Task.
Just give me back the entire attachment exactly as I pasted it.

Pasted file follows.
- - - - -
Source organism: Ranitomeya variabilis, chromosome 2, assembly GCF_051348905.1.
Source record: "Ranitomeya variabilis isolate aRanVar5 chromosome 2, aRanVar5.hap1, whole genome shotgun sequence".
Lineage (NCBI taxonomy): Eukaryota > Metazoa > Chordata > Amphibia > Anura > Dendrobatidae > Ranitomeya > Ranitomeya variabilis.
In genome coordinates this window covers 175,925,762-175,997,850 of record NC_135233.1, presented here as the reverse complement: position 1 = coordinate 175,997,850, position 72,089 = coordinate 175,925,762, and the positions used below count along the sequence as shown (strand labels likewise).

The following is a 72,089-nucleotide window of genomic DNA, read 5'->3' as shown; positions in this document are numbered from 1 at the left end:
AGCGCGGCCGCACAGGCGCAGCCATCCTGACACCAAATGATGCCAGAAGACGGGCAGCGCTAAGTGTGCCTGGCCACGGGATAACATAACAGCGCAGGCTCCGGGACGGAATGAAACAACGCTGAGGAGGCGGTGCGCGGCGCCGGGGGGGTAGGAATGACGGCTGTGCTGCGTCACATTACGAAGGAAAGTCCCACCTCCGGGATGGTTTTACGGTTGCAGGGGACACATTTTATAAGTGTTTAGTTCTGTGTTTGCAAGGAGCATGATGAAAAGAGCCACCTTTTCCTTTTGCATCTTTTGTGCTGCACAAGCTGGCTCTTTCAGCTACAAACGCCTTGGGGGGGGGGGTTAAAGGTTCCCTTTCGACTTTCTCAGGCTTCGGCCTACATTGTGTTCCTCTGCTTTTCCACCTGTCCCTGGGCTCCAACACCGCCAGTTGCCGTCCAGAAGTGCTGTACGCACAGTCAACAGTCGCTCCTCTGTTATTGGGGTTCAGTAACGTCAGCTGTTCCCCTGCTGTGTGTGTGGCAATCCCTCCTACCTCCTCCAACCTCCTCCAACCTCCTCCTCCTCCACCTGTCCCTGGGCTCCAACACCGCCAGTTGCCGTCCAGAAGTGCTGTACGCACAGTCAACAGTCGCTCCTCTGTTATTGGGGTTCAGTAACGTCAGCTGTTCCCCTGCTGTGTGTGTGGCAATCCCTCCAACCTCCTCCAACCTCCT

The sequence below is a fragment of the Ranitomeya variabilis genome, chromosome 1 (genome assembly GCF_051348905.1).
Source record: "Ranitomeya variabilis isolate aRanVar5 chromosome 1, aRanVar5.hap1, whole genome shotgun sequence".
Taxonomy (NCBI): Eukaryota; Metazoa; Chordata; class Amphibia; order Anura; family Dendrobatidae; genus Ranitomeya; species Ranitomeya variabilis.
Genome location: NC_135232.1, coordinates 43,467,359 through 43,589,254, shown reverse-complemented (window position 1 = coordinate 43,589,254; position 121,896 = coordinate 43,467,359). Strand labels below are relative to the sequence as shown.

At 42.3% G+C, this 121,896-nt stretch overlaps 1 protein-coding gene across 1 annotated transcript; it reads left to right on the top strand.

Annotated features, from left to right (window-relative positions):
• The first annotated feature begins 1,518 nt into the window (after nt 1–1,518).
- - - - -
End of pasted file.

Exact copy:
Source organism: Ranitomeya variabilis, chromosome 2, assembly GCF_051348905.1.
Source record: "Ranitomeya variabilis isolate aRanVar5 chromosome 2, aRanVar5.hap1, whole genome shotgun sequence".
Lineage (NCBI taxonomy): Eukaryota > Metazoa > Chordata > Amphibia > Anura > Dendrobatidae > Ranitomeya > Ranitomeya variabilis.
In genome coordinates this window covers 175,925,762-175,997,850 of record NC_135233.1, presented here as the reverse complement: position 1 = coordinate 175,997,850, position 72,089 = coordinate 175,925,762, and the positions used below count along the sequence as shown (strand labels likewise).

The following is a 72,089-nucleotide window of genomic DNA, read 5'->3' as shown; positions in this document are numbered from 1 at the left end:
AGCGCGGCCGCACAGGCGCAGCCATCCTGACACCAAATGATGCCAGAAGACGGGCAGCGCTAAGTGTGCCTGGCCACGGGATAACATAACAGCGCAGGCTCCGGGACGGAATGAAACAACGCTGAGGAGGCGGTGCGCGGCGCCGGGGGGGTAGGAATGACGGCTGTGCTGCGTCACATTACGAAGGAAAGTCCCACCTCCGGGATGGTTTTACGGTTGCAGGGGACACATTTTATAAGTGTTTAGTTCTGTGTTTGCAAGGAGCATGATGAAAAGAGCCACCTTTTCCTTTTGCATCTTTTGTGCTGCACAAGCTGGCTCTTTCAGCTACAAACGCCTTGGGGGGGGGGGTTAAAGGTTCCCTTTCGACTTTCTCAGGCTTCGGCCTACATTGTGTTCCTCTGCTTTTCCACCTGTCCCTGGGCTCCAACACCGCCAGTTGCCGTCCAGAAGTGCTGTACGCACAGTCAACAGTCGCTCCTCTGTTATTGGGGTTCAGTAACGTCAGCTGTTCCCCTGCTGTGTGTGTGGCAATCCCTCCTACCTCCTCCAACCTCCTCCAACCTCCTCCTCCTCCACCTGTCCCTGGGCTCCAACACCGCCAGTTGCCGTCCAGAAGTGCTGTACGCACAGTCAACAGTCGCTCCTCTGTTATTGGGGTTCAGTAACGTCAGCTGTTCCCCTGCTGTGTGTGTGGCAATCCCTCCAACCTCCTCCAACCTCCT

The sequence below is a fragment of the Ranitomeya variabilis genome, chromosome 1 (genome assembly GCF_051348905.1).
Source record: "Ranitomeya variabilis isolate aRanVar5 chromosome 1, aRanVar5.hap1, whole genome shotgun sequence".
Taxonomy (NCBI): Eukaryota; Metazoa; Chordata; class Amphibia; order Anura; family Dendrobatidae; genus Ranitomeya; species Ranitomeya variabilis.
Genome location: NC_135232.1, coordinates 43,467,359 through 43,589,254, shown reverse-complemented (window position 1 = coordinate 43,589,254; position 121,896 = coordinate 43,467,359). Strand labels below are relative to the sequence as shown.

At 42.3% G+C, this 121,896-nt stretch overlaps 1 protein-coding gene across 1 annotated transcript; it reads left to right on the top strand.

Annotated features, from left to right (window-relative positions):
• The first annotated feature begins 1,518 nt into the window (after nt 1–1,518).